Difference between revisions of "Polygons in Spherical and Euclidean Geometry Exploration"

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{{Exploration}}
 
{{Exploration}}
 
{{Time|40}}
 
{{Time|40}}
 
{{Objective|
 
{{Objective|
Explore the difference between Euclidean and Spherical Geometry regarding the existence of certain polygons. Understand the importance of definitions.}}
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Explore the existence of certain types of polygon in Euclidean geometry and spherical geometry.
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Understand the importance of definitions.}}
  
  
===A. 2-Gons===
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===A. Biangles===
In Spherical geometry we have  polygons called 2-gons (also called bi-gons, lunes, bi-angles). <br>
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In Spherical geometry, two sided polygons (2-gons) exist.  They are also called biangles, bi-gons, and lunes.
# Draw an example of a 2 gon on a sphere.
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# Draw an example of a 2-gon on a sphere.
 
# Why are there no 2-gons in Eucidean geometry? Which axiom is “responsible” for the difference between the two geometries?
 
# Why are there no 2-gons in Eucidean geometry? Which axiom is “responsible” for the difference between the two geometries?
 
  
 
===B. Triangles===
 
===B. Triangles===
 
In Euclidean geometry we can define  
 
In Euclidean geometry we can define  
* A Regular triangle: any 3-gon with congruent sides and angles.  
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* A {{define|regular triangle}}: any 3-gon with congruent sides and angles.
* An Equilateral triangle (1): a triangle with all 3 sides congruent
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At least two definitions of {{define|equilateral triangle}} are possible:
* An Equilateral triangle (2): a triangle with three 60 degree angles
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* ET1: a triangle with all 3 sides congruent.
* An Equiangular triangle: a triangle with three congruent angles.
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* ET2: a triangle with three 60 degree angles.
In Euclidean geometry all 4 of these definitions really describe one and the same polygon.
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Finally, define
# Which of these triangles exist in Spherical geometry?
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* An {{define|equiangular triangle}}: a triangle with three congruent angles.
# Are the ones that exist describing one and the same shape? Or could they be different? Explain.
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In Euclidean geometry all four of these definitions describe the same polygons.
 
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# Which of these triangles exist in spherical geometry?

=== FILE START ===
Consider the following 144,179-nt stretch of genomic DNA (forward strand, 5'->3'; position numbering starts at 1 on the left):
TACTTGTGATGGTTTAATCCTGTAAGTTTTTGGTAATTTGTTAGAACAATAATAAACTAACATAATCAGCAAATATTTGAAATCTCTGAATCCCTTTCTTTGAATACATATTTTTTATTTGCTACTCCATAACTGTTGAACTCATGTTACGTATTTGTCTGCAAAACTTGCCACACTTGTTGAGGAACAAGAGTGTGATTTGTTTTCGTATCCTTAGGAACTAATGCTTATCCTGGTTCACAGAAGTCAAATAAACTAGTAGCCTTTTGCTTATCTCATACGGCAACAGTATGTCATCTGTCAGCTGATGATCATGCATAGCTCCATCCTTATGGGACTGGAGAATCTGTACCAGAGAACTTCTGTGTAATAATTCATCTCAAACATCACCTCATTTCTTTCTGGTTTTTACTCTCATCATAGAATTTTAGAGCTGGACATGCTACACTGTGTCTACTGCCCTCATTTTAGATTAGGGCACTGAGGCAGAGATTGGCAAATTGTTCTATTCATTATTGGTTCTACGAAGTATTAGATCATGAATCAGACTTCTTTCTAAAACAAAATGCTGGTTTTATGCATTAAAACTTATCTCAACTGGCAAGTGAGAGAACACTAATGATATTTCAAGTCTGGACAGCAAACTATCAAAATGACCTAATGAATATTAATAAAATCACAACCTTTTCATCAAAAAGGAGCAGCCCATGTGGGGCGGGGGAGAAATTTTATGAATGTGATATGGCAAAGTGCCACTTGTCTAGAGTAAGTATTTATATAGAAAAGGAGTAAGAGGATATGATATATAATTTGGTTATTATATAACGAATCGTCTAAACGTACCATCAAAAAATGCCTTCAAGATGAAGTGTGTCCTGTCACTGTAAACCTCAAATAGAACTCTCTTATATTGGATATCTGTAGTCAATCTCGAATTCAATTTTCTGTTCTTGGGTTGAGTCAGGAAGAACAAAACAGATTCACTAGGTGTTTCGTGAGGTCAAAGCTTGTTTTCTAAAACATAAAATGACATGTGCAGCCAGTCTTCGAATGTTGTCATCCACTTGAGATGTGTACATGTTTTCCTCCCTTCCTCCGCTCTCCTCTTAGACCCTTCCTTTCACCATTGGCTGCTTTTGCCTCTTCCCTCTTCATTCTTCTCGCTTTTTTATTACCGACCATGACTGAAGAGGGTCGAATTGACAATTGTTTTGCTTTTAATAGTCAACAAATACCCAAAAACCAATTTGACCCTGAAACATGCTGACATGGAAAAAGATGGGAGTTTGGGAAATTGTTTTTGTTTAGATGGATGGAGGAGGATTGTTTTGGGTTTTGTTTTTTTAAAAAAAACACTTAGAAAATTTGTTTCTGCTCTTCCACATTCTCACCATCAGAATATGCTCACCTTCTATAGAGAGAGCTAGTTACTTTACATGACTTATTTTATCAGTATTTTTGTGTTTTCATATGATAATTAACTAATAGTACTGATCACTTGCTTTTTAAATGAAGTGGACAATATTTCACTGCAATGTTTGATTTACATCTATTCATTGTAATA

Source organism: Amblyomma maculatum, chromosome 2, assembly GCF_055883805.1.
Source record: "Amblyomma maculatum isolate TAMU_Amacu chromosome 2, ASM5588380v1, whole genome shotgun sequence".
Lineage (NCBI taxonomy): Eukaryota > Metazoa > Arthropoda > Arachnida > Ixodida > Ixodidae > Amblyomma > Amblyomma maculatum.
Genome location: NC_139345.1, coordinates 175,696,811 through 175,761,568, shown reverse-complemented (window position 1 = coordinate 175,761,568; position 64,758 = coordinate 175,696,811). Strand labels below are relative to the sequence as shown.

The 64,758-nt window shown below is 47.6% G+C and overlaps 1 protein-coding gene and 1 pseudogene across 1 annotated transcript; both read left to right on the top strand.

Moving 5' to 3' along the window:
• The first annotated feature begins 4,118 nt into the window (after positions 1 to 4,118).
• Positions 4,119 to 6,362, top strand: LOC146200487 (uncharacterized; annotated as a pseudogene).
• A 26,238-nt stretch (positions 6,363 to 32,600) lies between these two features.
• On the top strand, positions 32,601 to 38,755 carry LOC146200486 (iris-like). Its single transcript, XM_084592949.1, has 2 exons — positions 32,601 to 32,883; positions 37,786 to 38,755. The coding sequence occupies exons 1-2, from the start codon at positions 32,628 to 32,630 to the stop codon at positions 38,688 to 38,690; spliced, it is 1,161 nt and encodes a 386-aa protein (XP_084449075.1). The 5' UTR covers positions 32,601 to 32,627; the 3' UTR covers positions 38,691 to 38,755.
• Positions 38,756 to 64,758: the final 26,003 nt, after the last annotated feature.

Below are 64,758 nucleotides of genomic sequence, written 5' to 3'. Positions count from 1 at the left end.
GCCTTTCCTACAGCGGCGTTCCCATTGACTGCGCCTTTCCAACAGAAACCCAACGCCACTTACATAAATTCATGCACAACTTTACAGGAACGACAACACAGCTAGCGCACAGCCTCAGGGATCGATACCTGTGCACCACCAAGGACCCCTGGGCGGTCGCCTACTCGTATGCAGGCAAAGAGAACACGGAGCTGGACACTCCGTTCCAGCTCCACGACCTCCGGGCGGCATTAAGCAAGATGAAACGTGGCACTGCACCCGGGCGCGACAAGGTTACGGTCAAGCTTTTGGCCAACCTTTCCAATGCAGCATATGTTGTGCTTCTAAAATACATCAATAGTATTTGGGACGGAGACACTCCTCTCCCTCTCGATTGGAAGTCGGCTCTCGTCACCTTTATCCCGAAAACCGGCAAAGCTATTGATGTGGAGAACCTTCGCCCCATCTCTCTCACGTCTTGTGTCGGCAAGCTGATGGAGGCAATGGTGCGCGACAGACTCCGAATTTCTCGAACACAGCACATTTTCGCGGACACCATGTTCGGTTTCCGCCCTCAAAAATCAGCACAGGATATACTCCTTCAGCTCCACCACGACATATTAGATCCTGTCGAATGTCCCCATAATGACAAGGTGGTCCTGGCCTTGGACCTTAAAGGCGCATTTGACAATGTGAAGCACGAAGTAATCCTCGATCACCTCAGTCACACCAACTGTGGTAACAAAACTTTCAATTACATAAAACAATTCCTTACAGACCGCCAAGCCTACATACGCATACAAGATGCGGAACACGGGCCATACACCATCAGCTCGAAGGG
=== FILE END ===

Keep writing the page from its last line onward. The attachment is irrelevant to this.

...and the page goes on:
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# Of the ones that exist, do they define the same shapes? Or could they be different? Explain.
  
 
===C. Squares===
 
===C. Squares===
In Euclidean geometry we can define a square in at least 2 different ways:
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In Euclidean geometry we can define a {{define|square}} in at least two different ways:
* Square (1): A 4 gon with congruent sides and congruent angles
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* S1: A 4-gon with congruent sides and congruent angles.
* Square (2): A 4 gon with congruent sides and all angles measuring 90 degrees.
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* S2: A 4-gon with congruent sides and all angles measuring 90°.
And compare this to:
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Compare this to:
* A regular 4-gon:  A 4 gon with congruent sides and congruent angles
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* A regular 4-gon:  A 4-gon with congruent sides and congruent angles.
 
In Euclidean geometry these are one and the same thing.
 
In Euclidean geometry these are one and the same thing.
# Which ones exist in Spherical geometry?  
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# Which of these shapes exist in spherical geometry?  
 
# Would you say squares exist on the sphere? Why or why not?
 
# Would you say squares exist on the sphere? Why or why not?
  
===D. A rectangle===
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===D. Rectangles===
In Euclidean Geometry we can define a rectangle in several different ways.
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In Euclidean geometry we can define a rectangle in several different ways:
* R1: A 4-gon with all interior angles 90 degrees
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* R1: A 4-gon with all interior angles 90°.
 
* R2: A 4-gon with all interior angles congruent.
 
* R2: A 4-gon with all interior angles congruent.
* R3: A 4-gon with 2 pairs of parallel sides and all angles congruent.
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* R3: A 4-gon with two pairs of parallel sides and all angles congruent.
 
# Which of these definitions cannot possibly work on the sphere?  
 
# Which of these definitions cannot possibly work on the sphere?  
# Is there one that results in possible constructions of 4-gons on the sphere? What will it look like? What would you call it?